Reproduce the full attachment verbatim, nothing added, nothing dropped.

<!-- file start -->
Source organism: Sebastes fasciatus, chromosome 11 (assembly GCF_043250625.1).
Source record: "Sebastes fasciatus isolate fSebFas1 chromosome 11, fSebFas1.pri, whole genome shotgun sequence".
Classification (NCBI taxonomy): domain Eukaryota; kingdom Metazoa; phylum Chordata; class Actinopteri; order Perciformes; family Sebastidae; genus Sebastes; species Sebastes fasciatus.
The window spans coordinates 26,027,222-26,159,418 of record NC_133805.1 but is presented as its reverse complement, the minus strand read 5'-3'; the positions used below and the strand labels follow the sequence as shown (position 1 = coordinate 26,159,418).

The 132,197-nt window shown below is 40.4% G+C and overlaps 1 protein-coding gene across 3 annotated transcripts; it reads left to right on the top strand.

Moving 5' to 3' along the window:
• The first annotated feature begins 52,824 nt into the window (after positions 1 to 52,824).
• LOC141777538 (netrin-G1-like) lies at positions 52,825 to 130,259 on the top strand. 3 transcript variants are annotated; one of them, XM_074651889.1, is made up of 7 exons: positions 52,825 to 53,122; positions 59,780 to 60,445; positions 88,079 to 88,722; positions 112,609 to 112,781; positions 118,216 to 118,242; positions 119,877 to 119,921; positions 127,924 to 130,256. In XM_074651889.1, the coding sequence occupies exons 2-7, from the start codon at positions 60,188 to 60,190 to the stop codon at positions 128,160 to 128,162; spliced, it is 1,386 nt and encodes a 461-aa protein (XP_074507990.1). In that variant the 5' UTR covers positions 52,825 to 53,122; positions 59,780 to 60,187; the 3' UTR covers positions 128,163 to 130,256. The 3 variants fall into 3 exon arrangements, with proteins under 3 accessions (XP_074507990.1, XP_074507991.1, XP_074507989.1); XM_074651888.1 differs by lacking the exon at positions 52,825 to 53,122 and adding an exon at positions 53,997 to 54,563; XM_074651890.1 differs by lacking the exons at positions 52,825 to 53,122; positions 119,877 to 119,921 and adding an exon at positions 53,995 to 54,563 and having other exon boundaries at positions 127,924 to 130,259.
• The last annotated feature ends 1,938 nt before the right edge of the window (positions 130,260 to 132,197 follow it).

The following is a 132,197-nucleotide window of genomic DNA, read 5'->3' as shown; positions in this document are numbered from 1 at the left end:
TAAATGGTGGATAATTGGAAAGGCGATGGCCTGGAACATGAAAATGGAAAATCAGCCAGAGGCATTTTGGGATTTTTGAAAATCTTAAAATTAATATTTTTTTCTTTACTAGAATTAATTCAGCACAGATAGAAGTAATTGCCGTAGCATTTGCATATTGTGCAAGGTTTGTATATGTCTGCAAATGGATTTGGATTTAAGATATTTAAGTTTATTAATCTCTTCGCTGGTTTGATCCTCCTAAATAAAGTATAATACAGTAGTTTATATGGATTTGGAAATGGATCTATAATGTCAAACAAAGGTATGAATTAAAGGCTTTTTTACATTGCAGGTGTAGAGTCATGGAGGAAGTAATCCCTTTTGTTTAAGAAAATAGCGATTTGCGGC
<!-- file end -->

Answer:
Source organism: Sebastes fasciatus, chromosome 11 (assembly GCF_043250625.1).
Source record: "Sebastes fasciatus isolate fSebFas1 chromosome 11, fSebFas1.pri, whole genome shotgun sequence".
Classification (NCBI taxonomy): domain Eukaryota; kingdom Metazoa; phylum Chordata; class Actinopteri; order Perciformes; family Sebastidae; genus Sebastes; species Sebastes fasciatus.
The window spans coordinates 26,027,222-26,159,418 of record NC_133805.1 but is presented as its reverse complement, the minus strand read 5'-3'; the positions used below and the strand labels follow the sequence as shown (position 1 = coordinate 26,159,418).

The 132,197-nt window shown below is 40.4% G+C and overlaps 1 protein-coding gene across 3 annotated transcripts; it reads left to right on the top strand.

Moving 5' to 3' along the window:
• The first annotated feature begins 52,824 nt into the window (after positions 1 to 52,824).
• LOC141777538 (netrin-G1-like) lies at positions 52,825 to 130,259 on the top strand. 3 transcript variants are annotated; one of them, XM_074651889.1, is made up of 7 exons: positions 52,825 to 53,122; positions 59,780 to 60,445; positions 88,079 to 88,722; positions 112,609 to 112,781; positions 118,216 to 118,242; positions 119,877 to 119,921; positions 127,924 to 130,256. In XM_074651889.1, the coding sequence occupies exons 2-7, from the start codon at positions 60,188 to 60,190 to the stop codon at positions 128,160 to 128,162; spliced, it is 1,386 nt and encodes a 461-aa protein (XP_074507990.1). In that variant the 5' UTR covers positions 52,825 to 53,122; positions 59,780 to 60,187; the 3' UTR covers positions 128,163 to 130,256. The 3 variants fall into 3 exon arrangements, with proteins under 3 accessions (XP_074507990.1, XP_074507991.1, XP_074507989.1); XM_074651888.1 differs by lacking the exon at positions 52,825 to 53,122 and adding an exon at positions 53,997 to 54,563; XM_074651890.1 differs by lacking the exons at positions 52,825 to 53,122; positions 119,877 to 119,921 and adding an exon at positions 53,995 to 54,563 and having other exon boundaries at positions 127,924 to 130,259.
• The last annotated feature ends 1,938 nt before the right edge of the window (positions 130,260 to 132,197 follow it).

The following is a 132,197-nucleotide window of genomic DNA, read 5'->3' as shown; positions in this document are numbered from 1 at the left end:
TAAATGGTGGATAATTGGAAAGGCGATGGCCTGGAACATGAAAATGGAAAATCAGCCAGAGGCATTTTGGGATTTTTGAAAATCTTAAAATTAATATTTTTTTCTTTACTAGAATTAATTCAGCACAGATAGAAGTAATTGCCGTAGCATTTGCATATTGTGCAAGGTTTGTATATGTCTGCAAATGGATTTGGATTTAAGATATTTAAGTTTATTAATCTCTTCGCTGGTTTGATCCTCCTAAATAAAGTATAATACAGTAGTTTATATGGATTTGGAAATGGATCTATAATGTCAAACAAAGGTATGAATTAAAGGCTTTTTTACATTGCAGGTGTAGAGTCATGGAGGAAGTAATCCCTTTTGTTTAAGAAAATAGCGATTTGCGGC